COVID-19 has changed our lives to say the least—for better and for worse. For everyone in the wedding industry, from a business perspective, undoubtedly every business has suffered. But you know who else is suffering? The to-be brides and grooms! Their hearts are aching, mourning the perfect wedding they had foreseen for a lifetime.
Here’s a true story for you:
One of our clients had their wedding planned in mid-April. The couple were close friends of ours, so we were eagerly anticipating their wedding. Their beautiful engagement shoot had taken place months before at Malibu. We were in constant touch with the bride and groom and had a green light from them that everything was going to move forward as planned. Then, on March 20, 2020, California announced a statewide lockdown. This meant weddings are cancelled until further notice. If you know anything about Indian weddings, they are an elaborate production. I don’t just mean rehearsal dinner, wedding ceremony and reception etc. like the traditional Martha Stewart wedding. Indian weddings last about a week, sometimes longer. Family and friends fly in from all over the world, and about a-week before the actual wedding ceremony itself, celebrations kickstart with a bunch of ‘smaller’ events—smaller as in your Aunt’s cousin’s wife’s brother is going to be there. This will give you a good idea of how elaborate they are. So, cancelling them, is not a painless decision. Not saying cancelling any wedding is easy, but this one was just closer to our hearts!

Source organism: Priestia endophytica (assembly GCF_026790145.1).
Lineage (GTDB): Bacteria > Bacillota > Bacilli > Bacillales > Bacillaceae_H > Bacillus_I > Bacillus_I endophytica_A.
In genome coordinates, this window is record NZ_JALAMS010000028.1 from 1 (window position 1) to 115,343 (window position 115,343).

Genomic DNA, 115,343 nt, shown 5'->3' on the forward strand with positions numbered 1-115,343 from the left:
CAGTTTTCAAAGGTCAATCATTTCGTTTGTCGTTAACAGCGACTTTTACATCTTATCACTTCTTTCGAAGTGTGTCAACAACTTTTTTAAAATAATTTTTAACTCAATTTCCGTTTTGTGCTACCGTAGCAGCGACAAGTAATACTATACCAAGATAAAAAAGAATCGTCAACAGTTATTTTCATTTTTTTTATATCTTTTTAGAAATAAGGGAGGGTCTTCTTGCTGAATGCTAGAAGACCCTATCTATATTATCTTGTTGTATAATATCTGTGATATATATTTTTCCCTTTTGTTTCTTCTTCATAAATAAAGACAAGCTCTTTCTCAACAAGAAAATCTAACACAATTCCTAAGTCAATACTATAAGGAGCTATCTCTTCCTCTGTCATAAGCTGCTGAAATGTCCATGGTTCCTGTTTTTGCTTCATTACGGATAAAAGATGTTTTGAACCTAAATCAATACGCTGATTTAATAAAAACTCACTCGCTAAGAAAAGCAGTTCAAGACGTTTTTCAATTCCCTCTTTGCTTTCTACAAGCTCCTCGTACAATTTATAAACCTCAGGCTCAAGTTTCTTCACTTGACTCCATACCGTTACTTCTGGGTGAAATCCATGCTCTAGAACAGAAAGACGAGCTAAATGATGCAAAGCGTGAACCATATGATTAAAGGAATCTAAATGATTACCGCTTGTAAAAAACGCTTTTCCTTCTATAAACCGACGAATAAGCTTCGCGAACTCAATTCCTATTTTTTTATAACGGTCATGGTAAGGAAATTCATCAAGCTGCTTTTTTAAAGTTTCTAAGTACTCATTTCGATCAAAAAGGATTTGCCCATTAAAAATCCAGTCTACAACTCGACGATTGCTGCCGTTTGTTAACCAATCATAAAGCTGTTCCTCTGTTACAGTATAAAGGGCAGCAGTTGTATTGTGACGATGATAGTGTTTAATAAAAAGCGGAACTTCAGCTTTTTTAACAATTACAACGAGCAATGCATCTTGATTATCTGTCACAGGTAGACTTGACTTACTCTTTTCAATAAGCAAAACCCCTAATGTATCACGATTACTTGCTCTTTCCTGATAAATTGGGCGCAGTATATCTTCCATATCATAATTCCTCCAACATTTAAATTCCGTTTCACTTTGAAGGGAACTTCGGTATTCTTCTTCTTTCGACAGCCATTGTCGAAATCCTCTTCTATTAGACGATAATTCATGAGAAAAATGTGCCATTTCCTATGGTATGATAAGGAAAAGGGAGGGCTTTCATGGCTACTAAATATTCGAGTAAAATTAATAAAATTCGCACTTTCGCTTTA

This is just one story. There are hundreds of thousands of stories like this. So, we wanted to help our wedding community, hence, we reached out to Michelle; a cross-culture wedding planner based in Southern California who runs Michelle Isabel & Co. Without further ado, let’s dive in with Michelle about how you should be planning your wedding in terms of COVID-19.
MICHELLE, CAN YOU TELL US A LITTLE ABOUT YOURSELF AND YOUR BUSINESS? YOU’RE A CROSS-CULTURE WEDDING PLANNER. THAT’S TRULY UNIQUE.
Hi everyone, thank you Insiyah for having me. So, I studied political science as a pre-law major at the University of Southern California, Santa Barbara (Go Gauchos!). After an internship in Washington D.C.— working for a progressive lobbying firm—I discovered I had a natural ability for high-level project management. It was thrilling for me to organize mass movements and to fervently think through the logistical details of making it all come together. Having been raised by immigrants with a strong work ethic, I now run one of Southern California’s most successful events-planning and production businesses—joyfully positioned as the only cross-cultural wedding planner in the country. I established Michelle Isabel & Co in 2016.
HOW DID YOU GET STARTED AS A CROSS-CULTURE WEDDING PLANNER?
A few years back, I was working with first-generation Korean clients that wanted to infuse their culture into their wedding. However, it was hard for them to conceptualize the idea of performing a Paebaek ceremony—which is the long-standing colorful traditional Korean wedding ceremony—in the middle of their traditional western wedding. My clients are very modern and visual people, hence, many times anxiety inhibits them from pulling the trigger if the idea seems too risky. Right then and there I realized that there was a gap in the wedding industry. Specifically, there was a lack of support for cross-cultural couples getting married in the U.S. Culture, traditions, and heritage are beautiful and should be shared for the world to see. So, I set out to be a place where couples can come together and be empowered to embrace their heritage.